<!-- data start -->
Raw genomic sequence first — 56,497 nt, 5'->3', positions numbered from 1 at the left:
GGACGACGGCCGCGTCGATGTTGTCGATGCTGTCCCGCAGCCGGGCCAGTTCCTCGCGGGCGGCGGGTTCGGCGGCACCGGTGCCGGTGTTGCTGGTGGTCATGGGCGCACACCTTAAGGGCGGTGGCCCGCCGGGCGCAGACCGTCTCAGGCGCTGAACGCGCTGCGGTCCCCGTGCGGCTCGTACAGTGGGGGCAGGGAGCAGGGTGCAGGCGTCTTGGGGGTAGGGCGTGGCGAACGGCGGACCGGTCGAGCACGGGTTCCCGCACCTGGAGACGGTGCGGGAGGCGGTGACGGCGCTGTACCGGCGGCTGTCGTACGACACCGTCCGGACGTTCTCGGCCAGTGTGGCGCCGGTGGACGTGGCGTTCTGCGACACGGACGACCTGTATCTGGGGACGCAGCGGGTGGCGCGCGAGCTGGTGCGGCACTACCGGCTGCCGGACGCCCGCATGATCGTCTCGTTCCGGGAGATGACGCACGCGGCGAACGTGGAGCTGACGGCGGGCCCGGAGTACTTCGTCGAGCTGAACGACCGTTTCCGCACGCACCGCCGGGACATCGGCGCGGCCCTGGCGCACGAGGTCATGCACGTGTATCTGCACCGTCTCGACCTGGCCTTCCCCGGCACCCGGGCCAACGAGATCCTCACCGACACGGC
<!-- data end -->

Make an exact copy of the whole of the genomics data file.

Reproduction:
Raw genomic sequence first — 56,497 nt, 5'->3', positions numbered from 1 at the left:
GGACGACGGCCGCGTCGATGTTGTCGATGCTGTCCCGCAGCCGGGCCAGTTCCTCGCGGGCGGCGGGTTCGGCGGCACCGGTGCCGGTGTTGCTGGTGGTCATGGGCGCACACCTTAAGGGCGGTGGCCCGCCGGGCGCAGACCGTCTCAGGCGCTGAACGCGCTGCGGTCCCCGTGCGGCTCGTACAGTGGGGGCAGGGAGCAGGGTGCAGGCGTCTTGGGGGTAGGGCGTGGCGAACGGCGGACCGGTCGAGCACGGGTTCCCGCACCTGGAGACGGTGCGGGAGGCGGTGACGGCGCTGTACCGGCGGCTGTCGTACGACACCGTCCGGACGTTCTCGGCCAGTGTGGCGCCGGTGGACGTGGCGTTCTGCGACACGGACGACCTGTATCTGGGGACGCAGCGGGTGGCGCGCGAGCTGGTGCGGCACTACCGGCTGCCGGACGCCCGCATGATCGTCTCGTTCCGGGAGATGACGCACGCGGCGAACGTGGAGCTGACGGCGGGCCCGGAGTACTTCGTCGAGCTGAACGACCGTTTCCGCACGCACCGCCGGGACATCGGCGCGGCCCTGGCGCACGAGGTCATGCACGTGTATCTGCACCGTCTCGACCTGGCCTTCCCCGGCACCCGGGCCAACGAGATCCTCACCGACACGGC